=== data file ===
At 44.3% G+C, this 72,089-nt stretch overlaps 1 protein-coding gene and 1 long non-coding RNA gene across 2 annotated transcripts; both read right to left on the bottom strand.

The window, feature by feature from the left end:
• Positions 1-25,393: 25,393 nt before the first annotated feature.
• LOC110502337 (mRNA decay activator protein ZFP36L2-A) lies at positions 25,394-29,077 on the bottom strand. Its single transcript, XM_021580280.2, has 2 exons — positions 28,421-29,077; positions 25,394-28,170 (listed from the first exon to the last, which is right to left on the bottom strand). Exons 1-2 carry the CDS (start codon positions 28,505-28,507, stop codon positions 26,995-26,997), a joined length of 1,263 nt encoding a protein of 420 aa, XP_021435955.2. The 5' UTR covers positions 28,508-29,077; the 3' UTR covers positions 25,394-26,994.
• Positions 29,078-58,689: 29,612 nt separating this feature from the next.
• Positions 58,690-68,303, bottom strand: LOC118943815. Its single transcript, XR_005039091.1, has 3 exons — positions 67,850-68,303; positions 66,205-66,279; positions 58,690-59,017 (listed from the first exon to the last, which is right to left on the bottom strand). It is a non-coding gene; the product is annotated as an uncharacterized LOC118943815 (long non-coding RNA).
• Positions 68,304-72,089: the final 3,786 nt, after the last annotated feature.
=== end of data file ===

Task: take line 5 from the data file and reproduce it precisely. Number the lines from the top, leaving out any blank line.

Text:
• Positions 29,078-58,689: 29,612 nt separating this feature from the next.